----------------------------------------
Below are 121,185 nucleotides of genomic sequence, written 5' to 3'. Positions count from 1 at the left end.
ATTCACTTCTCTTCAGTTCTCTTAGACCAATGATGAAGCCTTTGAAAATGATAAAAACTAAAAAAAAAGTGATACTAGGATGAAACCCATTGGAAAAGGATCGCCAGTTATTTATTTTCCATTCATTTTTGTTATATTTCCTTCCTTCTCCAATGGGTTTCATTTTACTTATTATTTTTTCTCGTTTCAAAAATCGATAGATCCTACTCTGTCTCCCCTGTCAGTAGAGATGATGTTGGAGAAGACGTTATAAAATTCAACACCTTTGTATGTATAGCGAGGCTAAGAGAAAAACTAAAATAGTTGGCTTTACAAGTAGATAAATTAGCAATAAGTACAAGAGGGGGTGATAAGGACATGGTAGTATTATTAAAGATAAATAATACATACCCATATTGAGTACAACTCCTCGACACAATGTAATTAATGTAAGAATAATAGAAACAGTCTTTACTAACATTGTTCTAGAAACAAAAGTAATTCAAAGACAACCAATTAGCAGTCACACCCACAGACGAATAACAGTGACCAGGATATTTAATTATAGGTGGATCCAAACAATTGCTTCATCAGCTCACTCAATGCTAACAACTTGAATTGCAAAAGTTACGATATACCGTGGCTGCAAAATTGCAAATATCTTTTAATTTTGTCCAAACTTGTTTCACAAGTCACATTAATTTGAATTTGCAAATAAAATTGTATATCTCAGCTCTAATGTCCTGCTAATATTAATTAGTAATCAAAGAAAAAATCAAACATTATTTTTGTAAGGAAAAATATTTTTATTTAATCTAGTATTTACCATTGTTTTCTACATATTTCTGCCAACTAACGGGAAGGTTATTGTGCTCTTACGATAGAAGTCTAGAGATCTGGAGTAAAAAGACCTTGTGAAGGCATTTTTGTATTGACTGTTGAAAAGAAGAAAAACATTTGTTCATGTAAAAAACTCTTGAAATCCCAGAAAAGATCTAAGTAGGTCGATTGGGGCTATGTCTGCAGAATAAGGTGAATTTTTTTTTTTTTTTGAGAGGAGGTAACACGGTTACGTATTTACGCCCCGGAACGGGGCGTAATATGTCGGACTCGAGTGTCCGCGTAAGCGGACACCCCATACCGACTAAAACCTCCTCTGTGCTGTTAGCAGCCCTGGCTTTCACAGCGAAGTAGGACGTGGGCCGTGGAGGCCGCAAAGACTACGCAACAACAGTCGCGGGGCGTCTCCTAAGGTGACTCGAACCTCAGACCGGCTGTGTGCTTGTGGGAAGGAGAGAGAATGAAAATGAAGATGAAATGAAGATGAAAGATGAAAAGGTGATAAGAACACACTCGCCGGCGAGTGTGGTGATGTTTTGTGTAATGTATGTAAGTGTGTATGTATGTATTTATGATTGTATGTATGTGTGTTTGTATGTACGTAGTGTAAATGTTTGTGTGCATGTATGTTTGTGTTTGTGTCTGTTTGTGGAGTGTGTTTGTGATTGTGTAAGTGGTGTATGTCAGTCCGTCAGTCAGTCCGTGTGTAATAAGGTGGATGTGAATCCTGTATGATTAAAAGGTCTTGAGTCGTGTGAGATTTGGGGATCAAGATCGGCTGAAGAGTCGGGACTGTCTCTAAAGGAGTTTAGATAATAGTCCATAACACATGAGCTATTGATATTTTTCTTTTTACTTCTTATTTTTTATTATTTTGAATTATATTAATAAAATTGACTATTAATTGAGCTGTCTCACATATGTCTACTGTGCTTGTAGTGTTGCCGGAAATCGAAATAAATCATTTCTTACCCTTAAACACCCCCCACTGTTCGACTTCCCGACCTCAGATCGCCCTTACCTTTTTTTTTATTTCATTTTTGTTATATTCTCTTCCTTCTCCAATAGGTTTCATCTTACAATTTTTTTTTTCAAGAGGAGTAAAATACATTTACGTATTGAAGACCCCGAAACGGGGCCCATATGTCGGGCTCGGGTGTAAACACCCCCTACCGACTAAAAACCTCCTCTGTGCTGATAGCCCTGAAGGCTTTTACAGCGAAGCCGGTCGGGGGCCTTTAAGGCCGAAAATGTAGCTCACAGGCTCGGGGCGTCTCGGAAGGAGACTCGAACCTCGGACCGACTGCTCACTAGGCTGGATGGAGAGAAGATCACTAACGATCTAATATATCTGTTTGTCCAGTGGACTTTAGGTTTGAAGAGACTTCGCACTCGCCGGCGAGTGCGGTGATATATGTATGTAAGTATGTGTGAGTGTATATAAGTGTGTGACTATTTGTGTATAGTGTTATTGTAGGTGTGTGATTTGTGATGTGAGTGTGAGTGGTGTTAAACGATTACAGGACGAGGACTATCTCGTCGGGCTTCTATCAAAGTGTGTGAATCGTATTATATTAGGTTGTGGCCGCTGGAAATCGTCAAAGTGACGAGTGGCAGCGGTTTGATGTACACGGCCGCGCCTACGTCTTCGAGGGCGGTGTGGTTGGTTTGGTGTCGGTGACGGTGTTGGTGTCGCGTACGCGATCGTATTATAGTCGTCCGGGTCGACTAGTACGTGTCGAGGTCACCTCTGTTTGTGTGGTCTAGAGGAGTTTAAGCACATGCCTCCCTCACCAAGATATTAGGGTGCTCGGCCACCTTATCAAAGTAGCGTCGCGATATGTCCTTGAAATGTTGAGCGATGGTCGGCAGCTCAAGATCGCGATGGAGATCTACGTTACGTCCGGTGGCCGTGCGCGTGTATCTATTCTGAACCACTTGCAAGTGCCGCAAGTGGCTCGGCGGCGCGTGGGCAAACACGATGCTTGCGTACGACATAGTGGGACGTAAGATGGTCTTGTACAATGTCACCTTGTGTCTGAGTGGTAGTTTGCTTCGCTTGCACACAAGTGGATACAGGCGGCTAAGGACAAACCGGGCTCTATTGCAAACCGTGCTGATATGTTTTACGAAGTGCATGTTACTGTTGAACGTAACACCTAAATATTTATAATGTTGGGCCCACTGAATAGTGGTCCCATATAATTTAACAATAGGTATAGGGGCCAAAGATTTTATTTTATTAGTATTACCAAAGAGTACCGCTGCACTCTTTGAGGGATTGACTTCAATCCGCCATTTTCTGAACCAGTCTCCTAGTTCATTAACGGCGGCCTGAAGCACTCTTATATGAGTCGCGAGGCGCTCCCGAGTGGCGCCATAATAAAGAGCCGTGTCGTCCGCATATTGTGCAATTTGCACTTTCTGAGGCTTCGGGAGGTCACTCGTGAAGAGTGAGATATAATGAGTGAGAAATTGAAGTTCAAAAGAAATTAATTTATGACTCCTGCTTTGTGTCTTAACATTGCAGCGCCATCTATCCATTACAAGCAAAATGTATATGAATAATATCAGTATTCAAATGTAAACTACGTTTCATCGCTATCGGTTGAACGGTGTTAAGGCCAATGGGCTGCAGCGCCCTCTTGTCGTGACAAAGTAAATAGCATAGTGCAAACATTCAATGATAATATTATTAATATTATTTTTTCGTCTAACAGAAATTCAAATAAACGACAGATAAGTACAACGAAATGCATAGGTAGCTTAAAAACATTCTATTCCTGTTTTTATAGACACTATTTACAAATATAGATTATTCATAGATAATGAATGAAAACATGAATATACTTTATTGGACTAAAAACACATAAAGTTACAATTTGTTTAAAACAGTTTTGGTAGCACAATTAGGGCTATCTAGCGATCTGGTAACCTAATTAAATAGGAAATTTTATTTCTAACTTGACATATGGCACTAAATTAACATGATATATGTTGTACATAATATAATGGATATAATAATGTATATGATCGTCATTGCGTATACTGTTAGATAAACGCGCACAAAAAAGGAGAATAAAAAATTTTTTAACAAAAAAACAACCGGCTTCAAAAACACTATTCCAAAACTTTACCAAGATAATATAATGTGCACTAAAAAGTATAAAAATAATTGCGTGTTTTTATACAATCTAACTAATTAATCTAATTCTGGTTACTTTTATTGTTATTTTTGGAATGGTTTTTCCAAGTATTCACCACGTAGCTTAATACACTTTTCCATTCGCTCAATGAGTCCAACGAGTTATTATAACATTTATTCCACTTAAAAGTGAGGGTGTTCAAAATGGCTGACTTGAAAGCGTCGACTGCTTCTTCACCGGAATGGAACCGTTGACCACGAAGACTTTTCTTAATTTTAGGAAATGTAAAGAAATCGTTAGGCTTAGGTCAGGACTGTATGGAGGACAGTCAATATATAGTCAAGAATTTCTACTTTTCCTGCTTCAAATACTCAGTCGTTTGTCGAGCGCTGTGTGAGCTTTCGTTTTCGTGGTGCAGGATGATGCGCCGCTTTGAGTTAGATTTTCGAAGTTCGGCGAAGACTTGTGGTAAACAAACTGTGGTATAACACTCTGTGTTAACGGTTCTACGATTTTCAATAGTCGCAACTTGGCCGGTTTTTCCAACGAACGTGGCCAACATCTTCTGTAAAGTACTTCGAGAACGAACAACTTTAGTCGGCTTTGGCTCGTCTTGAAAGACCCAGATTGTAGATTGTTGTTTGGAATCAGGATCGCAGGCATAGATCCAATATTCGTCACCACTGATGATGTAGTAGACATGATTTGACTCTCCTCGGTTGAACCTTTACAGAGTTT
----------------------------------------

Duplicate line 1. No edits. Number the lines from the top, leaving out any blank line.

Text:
Below are 121,185 nucleotides of genomic sequence, written 5' to 3'. Positions count from 1 at the left end.